Unearthing truths.

It’s not right.

No matter how you spin it. Stealing is stealing.

Friday my landlord and hired help — a 22-year-old due — are working in my yard tidying up, removing sticks, fire hazards, raking (part of the inspection process for mobile home parks I reckon).

I collect gemstones.

I had two large gemstones in the back yard by the tree in a space cleared for them in the dirt. I often go out to enjoy them and check on them. Make sure they haven’t been trampled by javelina or taken by a neighbor. Which would be supremely unlikely given the yard’s place and privacy (i.e., zero foot traffic).

Today I discover that the stones are missing. They went missing after the cleanup.

Instantly I am nauseous and feel an urge to vomit. The natural response to violation. Anyone who’s had his/her home space robbed or violated by intruders knows the response.

Then rage.

I search every square inch of my yard. It’s a tiny dirt lot with a smattering of trees so easily done.

Nothing

Just then my neighbor Mark drives up. Ours is a friendly chatty neighborly interaction.

I tell him about the missing gemstones. I describe them in detail. Say they have a story.

He’s upset too. “That’s not right. That is not cool.” He searches all around my yard and his, which had also been tidied-up Friday. We cover all ground. Front sides and backs of our mobile homes.

It is gone.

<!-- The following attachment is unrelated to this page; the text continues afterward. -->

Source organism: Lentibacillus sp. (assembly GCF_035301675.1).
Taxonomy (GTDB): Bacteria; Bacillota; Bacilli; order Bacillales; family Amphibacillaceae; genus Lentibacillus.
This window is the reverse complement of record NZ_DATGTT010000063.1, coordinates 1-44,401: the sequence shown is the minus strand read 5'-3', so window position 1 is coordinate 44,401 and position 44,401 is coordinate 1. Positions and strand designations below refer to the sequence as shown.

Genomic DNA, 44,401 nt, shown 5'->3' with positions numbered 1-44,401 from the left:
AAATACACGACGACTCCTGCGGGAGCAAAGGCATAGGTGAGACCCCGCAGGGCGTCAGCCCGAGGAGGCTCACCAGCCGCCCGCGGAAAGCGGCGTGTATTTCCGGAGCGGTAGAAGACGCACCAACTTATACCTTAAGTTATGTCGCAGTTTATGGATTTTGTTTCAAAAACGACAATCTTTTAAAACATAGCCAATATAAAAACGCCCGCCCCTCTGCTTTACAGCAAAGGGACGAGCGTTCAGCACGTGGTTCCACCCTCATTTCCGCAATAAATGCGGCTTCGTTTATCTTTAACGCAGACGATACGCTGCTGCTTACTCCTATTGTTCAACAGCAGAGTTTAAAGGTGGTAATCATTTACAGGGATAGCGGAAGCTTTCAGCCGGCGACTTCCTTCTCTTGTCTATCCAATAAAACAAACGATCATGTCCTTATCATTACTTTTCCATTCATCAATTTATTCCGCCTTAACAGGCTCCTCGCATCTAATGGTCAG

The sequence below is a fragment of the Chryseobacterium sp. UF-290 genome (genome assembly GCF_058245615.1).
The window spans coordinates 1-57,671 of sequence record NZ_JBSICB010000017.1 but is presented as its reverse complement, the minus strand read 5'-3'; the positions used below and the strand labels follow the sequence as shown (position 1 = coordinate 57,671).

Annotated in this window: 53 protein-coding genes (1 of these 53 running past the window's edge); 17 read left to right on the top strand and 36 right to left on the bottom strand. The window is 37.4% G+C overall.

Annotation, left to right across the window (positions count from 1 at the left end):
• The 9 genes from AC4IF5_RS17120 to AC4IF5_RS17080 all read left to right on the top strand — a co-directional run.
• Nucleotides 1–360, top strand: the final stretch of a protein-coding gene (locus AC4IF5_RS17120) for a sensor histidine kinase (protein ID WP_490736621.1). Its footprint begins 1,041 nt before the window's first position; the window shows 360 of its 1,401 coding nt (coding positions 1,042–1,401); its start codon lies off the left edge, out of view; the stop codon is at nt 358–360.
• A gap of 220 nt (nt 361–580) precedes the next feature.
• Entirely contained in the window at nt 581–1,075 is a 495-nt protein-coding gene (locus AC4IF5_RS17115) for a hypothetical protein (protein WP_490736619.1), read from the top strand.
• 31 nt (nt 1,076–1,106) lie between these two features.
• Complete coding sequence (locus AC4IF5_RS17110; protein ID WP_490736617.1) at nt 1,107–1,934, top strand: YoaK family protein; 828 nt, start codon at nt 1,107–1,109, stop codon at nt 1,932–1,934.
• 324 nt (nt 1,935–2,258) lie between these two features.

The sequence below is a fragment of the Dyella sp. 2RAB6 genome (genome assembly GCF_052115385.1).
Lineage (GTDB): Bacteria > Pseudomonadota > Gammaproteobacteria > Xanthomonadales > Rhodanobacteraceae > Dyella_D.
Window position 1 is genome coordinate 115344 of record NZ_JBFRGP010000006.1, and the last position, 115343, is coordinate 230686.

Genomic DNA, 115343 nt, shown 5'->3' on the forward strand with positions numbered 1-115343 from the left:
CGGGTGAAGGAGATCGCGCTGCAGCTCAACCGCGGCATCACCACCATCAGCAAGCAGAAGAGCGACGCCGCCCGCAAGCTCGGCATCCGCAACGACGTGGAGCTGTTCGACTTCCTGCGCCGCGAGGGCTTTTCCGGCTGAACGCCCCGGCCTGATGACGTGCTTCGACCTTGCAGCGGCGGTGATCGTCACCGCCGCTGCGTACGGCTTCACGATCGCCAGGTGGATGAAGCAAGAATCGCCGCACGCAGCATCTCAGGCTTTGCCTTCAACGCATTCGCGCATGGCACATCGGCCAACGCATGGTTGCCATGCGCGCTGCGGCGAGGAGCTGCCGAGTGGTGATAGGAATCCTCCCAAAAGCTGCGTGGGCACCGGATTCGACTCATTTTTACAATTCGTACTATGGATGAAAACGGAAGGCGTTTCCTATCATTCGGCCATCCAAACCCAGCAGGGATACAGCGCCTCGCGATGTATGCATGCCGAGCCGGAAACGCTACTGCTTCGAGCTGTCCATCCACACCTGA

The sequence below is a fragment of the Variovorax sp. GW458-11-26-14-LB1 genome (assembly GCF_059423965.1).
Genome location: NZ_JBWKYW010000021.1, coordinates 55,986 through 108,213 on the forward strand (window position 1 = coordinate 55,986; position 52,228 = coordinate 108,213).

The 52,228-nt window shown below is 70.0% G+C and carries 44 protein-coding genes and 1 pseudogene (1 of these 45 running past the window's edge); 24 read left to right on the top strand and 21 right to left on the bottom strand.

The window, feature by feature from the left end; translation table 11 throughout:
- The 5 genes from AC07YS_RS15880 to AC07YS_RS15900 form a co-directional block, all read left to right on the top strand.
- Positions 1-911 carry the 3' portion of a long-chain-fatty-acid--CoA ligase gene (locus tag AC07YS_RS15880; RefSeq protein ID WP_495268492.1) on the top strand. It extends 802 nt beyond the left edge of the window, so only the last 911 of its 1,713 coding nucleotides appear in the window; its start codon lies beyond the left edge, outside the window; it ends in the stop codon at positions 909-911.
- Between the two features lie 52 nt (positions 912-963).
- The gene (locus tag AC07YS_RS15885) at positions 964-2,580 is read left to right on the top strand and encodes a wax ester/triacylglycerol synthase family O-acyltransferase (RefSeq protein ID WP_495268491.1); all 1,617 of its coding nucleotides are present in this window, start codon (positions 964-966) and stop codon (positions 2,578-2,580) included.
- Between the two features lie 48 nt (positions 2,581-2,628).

Then a significant key emerges.

“That pile of stones by my shed,” Mark says. “That’s new. I didn’t put that there.”

Some 20 smallish stones, collected from both our yards, neatly stacked by the shed during the clean-up.

We handpick though them all.

“This one’s nice. Doesn’t look like the others.” In his raised hand is my quartz cluster.

 

Truth emerges clear as crystal.

To an non-gemstones person, the quartz cluster could be mistaken for the garden-variety Arizona desert stone.

The other gemstone: not. Not at all.

It’s a salmon-orange calcite. Polished (all edges rounded). It’s big (about 6″ by 6″) ad somewhat heavy.

In a store, it’d sell for $50-60.

The beautiful specimen could not be mistaken for Arizona rock.

One of two took it. My landlord. Or her hired helper.

My gut knows who.

It’s not Mark. We chatted. I don’t see a 22-year-old dude with long hair and a baseball cap being into gemstones. (Drugs, cars, chicks and rock-n-roll, maybe!)

Even if he paused because of its uniqueness on a plot of dirt, I do not see him taking it from someone’s yard.

My landlord: absolutely. No question. She is the type who’d admire it and take it home.

Who’s the white trash now, Landlord?

Hint: It ain’t the former white-trash residents in the mobile home park you manage.

I am livid. Laid-back neighbor Mark was too. “Man, you gotta call her. I’m sorry this happened. That’s not cool.”

My next step: Getting my stone back. An email that’s concise, businesslike and leaves no stone unturned, no pun intended.

Moving forward, any personnel on my property is instructed to take nothing  (excepting the obvious such as twigs, leaves, branches from tree trimming).

This is personal property that was taken. There is no spin she can put on it. None. She may even lie about it. Claim it was the helper.

I know differently; I know better.

That this happened puts the landlord in a very bad light.

That this took place during other shitty behaviors from her concerning repairs of a swamp cooler two days ago — matters that may lead to small-claims court, time will tell — is exposing her.

I’m not the white trash, K. Probably neither some former tenants you’ve bitched about.

Look in the mirror.

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